Analysis of sST2 in the subgroups revealed no significant results in the subgroup fDCM, although just missing statistical significance for ACM. In the subgroup idiopathic DCM, only the endpoint ACM was significant. However, in the DCMi⋎viral subgroup, sST2 was associated with both endpoints. The HRs in this subgroup were also higher than in the other subgroups and in the analogous univariate model of all 262 patients. Broch et al examined sST2 in 102 patients with DCM. In their study, sST2 levels did not vary with monogenetic aetiology, viral persistence or myocardial inflammation compared with idiopathic aetiology. However, sST2 was associated with haemodynamic parameters. The authors suggested that sST2 in non-ischaemic HF reflects haemodynamic stress rather than pathogenic processes within the myocardium.22 In contrast to that, our findings highlight that sST2 could be useful especially in patients with inflammatory myocardial disease or viral persistence.

In the literature, it was shown that sST2 concentrations were elevated in patients with inflammatory diseases23 with IL-33 reducing inflammatory activity through interaction with the membrane-bound receptor ST2L. This IL-33-mediated effect antagonising soluble ST2 receptor is induced by proinflammatory stimuli, while the expression of ST2L remained constant.24 The pathophysiological role of sSt2 is in accordance with our findings regarding the inflammatory aspects.

So far, the survival analysis of galectin-3 indicate that it is not useful in patients with non-ischaemic HF. However, in the quartile model of galectin-3, we found intermediate values to be associated with a better prognosis. This result may imply that a physiological range could exist for galectin-3, and values above or below this range are associated with worse outcome. No other studies considering galectin-3 in HF reported such a result, rather only higher galectin-3 levels were found to be associated with adverse outcomes.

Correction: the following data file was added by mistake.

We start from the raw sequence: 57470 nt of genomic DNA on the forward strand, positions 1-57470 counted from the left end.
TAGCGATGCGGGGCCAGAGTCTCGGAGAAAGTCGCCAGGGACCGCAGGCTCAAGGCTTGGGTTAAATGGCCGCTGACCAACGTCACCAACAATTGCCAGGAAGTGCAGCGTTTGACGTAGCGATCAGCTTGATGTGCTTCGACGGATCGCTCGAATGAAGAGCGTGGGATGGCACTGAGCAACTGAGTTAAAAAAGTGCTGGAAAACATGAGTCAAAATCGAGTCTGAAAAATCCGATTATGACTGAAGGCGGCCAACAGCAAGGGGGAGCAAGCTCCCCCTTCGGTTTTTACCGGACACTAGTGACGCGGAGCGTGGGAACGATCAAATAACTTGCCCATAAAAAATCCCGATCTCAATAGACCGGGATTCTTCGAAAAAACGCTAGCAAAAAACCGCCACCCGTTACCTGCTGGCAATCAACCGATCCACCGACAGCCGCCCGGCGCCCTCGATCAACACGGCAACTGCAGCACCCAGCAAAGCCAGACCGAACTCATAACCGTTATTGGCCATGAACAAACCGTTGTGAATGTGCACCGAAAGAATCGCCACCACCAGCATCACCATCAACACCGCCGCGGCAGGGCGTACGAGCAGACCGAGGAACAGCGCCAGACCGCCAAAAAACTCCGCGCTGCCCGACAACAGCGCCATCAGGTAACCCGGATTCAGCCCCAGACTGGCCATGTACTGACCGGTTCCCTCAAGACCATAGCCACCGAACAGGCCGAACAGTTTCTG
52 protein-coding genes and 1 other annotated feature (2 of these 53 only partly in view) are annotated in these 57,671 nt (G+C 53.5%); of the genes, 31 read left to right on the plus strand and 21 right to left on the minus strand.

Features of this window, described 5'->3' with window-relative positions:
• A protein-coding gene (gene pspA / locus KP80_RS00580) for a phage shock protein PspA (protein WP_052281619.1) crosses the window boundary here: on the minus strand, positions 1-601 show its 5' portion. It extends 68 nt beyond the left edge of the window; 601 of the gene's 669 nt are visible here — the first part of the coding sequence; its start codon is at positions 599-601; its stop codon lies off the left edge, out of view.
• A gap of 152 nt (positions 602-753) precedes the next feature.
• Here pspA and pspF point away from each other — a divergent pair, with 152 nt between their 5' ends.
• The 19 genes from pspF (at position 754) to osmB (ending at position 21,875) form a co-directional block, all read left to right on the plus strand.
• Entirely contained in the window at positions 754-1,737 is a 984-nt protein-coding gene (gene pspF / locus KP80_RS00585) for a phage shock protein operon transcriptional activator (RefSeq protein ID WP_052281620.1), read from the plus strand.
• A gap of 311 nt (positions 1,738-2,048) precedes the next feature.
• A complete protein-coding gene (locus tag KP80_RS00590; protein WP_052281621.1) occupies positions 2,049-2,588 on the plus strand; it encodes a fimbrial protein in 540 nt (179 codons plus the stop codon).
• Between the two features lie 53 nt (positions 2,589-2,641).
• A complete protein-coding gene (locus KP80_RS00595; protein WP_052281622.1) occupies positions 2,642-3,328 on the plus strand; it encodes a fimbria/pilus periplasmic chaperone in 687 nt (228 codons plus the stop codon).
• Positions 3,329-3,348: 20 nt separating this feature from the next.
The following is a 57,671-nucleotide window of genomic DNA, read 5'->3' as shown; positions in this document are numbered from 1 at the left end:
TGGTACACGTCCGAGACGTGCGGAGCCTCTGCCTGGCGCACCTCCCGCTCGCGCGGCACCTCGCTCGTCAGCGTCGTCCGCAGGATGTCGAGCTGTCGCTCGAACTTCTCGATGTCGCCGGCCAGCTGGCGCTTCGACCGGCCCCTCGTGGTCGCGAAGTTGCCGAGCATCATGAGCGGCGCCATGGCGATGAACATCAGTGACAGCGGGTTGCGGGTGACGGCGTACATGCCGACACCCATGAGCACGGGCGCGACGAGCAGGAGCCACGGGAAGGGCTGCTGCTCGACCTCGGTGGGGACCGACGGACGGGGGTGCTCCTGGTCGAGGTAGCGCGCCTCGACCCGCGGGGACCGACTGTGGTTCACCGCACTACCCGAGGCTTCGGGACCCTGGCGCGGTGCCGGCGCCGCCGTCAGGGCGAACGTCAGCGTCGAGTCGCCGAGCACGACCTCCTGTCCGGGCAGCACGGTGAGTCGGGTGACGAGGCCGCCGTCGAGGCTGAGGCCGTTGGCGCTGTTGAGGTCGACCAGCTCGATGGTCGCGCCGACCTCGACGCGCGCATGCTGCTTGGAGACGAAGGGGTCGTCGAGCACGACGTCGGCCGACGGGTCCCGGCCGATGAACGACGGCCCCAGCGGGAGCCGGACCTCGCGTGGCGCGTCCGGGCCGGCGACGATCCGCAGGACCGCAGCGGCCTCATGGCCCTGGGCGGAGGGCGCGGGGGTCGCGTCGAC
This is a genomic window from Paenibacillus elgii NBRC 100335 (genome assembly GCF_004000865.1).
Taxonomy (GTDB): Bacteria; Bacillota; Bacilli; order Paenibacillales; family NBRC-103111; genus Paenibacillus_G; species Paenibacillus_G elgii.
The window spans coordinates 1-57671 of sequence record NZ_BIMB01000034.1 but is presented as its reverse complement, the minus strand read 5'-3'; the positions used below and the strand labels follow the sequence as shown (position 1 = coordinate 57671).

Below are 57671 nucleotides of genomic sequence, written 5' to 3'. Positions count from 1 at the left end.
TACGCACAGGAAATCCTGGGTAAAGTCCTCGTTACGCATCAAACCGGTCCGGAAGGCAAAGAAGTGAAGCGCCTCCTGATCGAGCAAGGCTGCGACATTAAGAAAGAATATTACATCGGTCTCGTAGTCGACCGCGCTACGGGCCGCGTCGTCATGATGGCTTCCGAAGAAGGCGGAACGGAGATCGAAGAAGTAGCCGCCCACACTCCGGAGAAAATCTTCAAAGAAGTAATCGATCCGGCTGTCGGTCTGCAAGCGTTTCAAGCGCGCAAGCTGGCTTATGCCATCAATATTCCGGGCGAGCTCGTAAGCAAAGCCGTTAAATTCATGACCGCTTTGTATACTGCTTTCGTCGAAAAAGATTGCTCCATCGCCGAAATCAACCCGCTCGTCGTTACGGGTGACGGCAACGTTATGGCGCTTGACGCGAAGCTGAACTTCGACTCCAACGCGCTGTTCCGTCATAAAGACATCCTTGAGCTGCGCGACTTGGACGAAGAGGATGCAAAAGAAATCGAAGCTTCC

Recently, Hu et al examined galectin-3 in patients with non-ischaemic cardiomyopathy, among them 85 subjects with DCM and found higher values of galectin-3 significantly associated with adverse cardiac events in univariate analysis.25

However, to the best of our knowledge, we are the first who examined the biomarkers sST2 and galectin-3 with regard to the prognostic information in a cohort of 262 patients with DCM. Thus, no studies with equal conditions exist for comparison.

Nevertheless, our result should be regarded critically. There is no explanation why intermediate values of galectin-3 should be associated with better prognosis than low values. This is in contrast to the assumption that expression of galectin-3 results in fibrosis, because this would imply that particularly higher values were linked to poor prognosis.

Although there are no generally valid standard values so far, it should be noted that we measured not any galectin-3 concentrations above the ‘normal’ range given from R&D Systems in healthy patients. However, this range is based on a very small sample size of only 36 volunteers, and therefore the informative value is limited.

Further studies are needed to assess if sST2 improves discrimination and reclassification analysis in non-ischaemic HF when attached to clinically established biomarkers especially in inflammatory heart disease.

Study limitations

Typical to other heart disease populations, women were under-represented. Over the whole period of observation, we had a dropout rate of 24%. Due to the smaller number of participants in the subgroups with limited event rates, we renounced to do multivariate analyses in those groups.


We would like to thank the patients, physicians and nurses involved in this study.


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  • Contributors DB performed the ELISA analyses, completed the data and wrote the manuscript. HD performed the statistics. AR and VR included the patients and data, K-DSU and BS wrote the manuscript. SP initiated the investigations, included patients and patients data, wrote and revised the manuscript.

  • Competing interests None declared.

  • Patient consent Detail has been removed from this case description/these case descriptions to ensure anonymity. The editors and reviewers have seen the detailed information available and are satisfied that the information backs up the case the authors are making.

  • Ethics approval Ethics committee of the Medical Faculty of the Philipps-University Marburg.

  • Provenance and peer review Not commissioned; externally peer reviewed.

  • Data sharing statement There are no additional data available for this paper.

  • Presented at Parts of the data were presented as poster during the Annual meeting of the European Society of Cardiology in Rome 2016 and published as abstract as follows: Eur Heart J, 2016; 37(Suppl_1): 599–983.